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Tag: What is rule of law

a level law english legal system revision

a level law english legal system revision插图

What are the AQA level law topics?

A Level Law AQA – Topics. Contract Law Offer and Acceptance; Intention to Create Legal Relations; Criminal Law Voluntary Manslaughter; Theft and Robbery; Non Fatal Offences; Murder; Involuntary Manslaughter; Actus Reus and Mens Rea; Human Rights Law European Convention on Human Rights; Balancing Conflicting Interests Between Human Rights

What are the basic legal concepts?

The legal enforcement of moral values. The meaning of justice and theories of justice. The extent to which the law (civil and/or criminal) achieves justice. Basic understanding of the constitutional doctrine of the rule of law and its application to law making, the legal system and substantive law:

What is rule of law?

The extent to which the law (civil and/or criminal) achieves justice. Basic understanding of the constitutional doctrine of the rule of law and its application to law making, the legal system and substantive law:

How does European Union law affect the law of England and Wales?

The impact of European Union law on the law of England and Wales. The legal system: the civil courts and other forms of dispute resolution Basic understanding of civil courts, including the track system and the appeal system. Other forms of dispute resolution: outline of the tribunal structure and the role of tribunals.

What are the types of delegated legislation?

Types of delegated legislation: orders in council, statutory instruments, bylaws (from local authorities and public bodies).

What is the independence of the judiciary?

The independence of the judiciary: security of tenure, immunity from suit, independence from the Executive.

What are the different sources of European Union law?

The different sources of European Union law: treaties, regulations and directives.

What is the work of the Law Commission?

The work of the Law Commission: reform, codification, consolidation and repeal.

What is the definition of justice?

The extent to which the law (civil and/or criminal) achieves justice.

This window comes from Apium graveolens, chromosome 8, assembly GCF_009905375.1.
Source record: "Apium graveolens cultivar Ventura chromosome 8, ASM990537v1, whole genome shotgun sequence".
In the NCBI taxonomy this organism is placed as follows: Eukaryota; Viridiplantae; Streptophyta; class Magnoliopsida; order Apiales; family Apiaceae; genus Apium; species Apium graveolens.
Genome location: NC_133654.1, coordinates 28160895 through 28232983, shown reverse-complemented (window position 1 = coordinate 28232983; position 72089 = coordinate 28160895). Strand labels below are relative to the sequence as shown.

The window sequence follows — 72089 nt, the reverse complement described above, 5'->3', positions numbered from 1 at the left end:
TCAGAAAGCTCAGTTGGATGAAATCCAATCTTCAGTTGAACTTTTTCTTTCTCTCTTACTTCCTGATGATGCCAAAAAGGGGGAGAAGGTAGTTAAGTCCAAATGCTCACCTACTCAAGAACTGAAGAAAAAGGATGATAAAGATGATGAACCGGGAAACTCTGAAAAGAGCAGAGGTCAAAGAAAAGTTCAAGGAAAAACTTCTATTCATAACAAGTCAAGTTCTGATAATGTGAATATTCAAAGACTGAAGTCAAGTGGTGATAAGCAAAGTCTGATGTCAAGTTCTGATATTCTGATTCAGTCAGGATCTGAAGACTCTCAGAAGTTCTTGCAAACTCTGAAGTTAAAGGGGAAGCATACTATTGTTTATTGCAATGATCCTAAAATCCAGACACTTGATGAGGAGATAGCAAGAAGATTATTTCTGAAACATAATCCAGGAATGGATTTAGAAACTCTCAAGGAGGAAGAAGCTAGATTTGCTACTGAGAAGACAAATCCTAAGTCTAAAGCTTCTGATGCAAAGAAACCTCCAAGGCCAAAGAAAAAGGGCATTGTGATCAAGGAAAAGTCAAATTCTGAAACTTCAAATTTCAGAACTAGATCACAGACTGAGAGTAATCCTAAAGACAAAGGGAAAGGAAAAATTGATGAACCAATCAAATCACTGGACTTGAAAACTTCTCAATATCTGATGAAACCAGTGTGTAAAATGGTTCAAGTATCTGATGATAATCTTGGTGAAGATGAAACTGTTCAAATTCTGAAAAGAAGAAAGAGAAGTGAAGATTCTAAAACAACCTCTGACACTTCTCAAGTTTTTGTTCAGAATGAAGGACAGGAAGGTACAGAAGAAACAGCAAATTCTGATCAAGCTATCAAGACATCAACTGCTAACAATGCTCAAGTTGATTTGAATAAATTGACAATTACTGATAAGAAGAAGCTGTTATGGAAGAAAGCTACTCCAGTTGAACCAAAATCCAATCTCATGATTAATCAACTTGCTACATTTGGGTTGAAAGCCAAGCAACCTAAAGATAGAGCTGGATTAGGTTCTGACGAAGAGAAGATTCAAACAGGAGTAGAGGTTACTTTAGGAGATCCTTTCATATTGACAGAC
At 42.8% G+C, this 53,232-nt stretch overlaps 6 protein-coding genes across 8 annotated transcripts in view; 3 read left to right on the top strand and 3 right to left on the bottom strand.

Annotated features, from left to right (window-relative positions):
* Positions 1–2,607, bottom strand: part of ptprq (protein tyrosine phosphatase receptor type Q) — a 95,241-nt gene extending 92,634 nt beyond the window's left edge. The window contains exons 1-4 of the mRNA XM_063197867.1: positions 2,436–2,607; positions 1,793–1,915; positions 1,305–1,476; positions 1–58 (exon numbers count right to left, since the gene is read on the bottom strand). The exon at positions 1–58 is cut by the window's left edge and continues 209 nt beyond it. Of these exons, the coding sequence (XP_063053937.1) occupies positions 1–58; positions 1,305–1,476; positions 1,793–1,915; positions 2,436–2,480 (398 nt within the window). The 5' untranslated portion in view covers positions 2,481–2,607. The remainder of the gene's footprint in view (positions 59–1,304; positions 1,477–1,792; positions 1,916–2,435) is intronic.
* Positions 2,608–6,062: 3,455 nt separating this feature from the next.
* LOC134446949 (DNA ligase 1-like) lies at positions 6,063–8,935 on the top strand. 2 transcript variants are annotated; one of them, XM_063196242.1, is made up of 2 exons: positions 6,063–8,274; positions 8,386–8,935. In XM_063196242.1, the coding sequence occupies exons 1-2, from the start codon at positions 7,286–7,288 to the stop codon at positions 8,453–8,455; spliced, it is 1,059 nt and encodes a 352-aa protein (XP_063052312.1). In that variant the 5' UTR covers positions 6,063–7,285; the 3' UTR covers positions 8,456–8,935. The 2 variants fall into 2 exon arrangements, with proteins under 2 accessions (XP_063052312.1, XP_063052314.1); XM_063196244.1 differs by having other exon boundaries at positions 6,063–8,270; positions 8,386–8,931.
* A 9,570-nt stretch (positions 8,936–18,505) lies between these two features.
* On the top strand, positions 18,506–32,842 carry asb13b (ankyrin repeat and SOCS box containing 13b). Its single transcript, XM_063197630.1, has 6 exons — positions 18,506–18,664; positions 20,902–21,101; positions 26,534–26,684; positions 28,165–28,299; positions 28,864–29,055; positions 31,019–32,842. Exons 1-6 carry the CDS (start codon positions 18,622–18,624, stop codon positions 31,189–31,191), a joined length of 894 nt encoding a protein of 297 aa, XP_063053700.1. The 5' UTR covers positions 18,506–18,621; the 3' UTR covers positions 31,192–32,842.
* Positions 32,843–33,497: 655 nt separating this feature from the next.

What did the nobles of England force the King to sign?

The nobles of England force the King to sign the ‘Magna Carta’ or ‘Great Charter’ . This was a document which took power from the King and gave some of it to the nobles and people. It meant that if the King broke the law he could be held accountable to his people. The most important aspect of the document was the right to due process; that no innocent man may be condemned without fair trial by his peers.

What was the most important thing that the Normans did to Britain?

Britain is conquered by the Normans who bring many new laws and customs to the country. One of the most important is the idea of land and property . They create the ‘Doomsday Book’ a record of who and what is owned by everyone in the country. During this time, although the King and Treasury were in London, the courts of the country and the “Sheriffs” would travel around, staying wherever they thought was suitable at the time. In time the judges were given routes they must follow; even today we often refer to some judges as ‘circuit judges’. The time when a judge would be in town was often known as ‘assize’ and the judge would go through the jails sentencing people. It could be that a suspect would have to wait in prison for months until the next assize to find out if he was guilty or innocent.

What was the Celtic kingdom before the Roman conquest?

Celtic Britain. Before the Roman conquest, Britain was divided into many small nations and tribes. The law of these places would be kept by the local rulers or holy men such as druids. Many were superstitious and actions such as trial by combat were used, if the accused won it was seen that the gods were showing him innocent by his victory.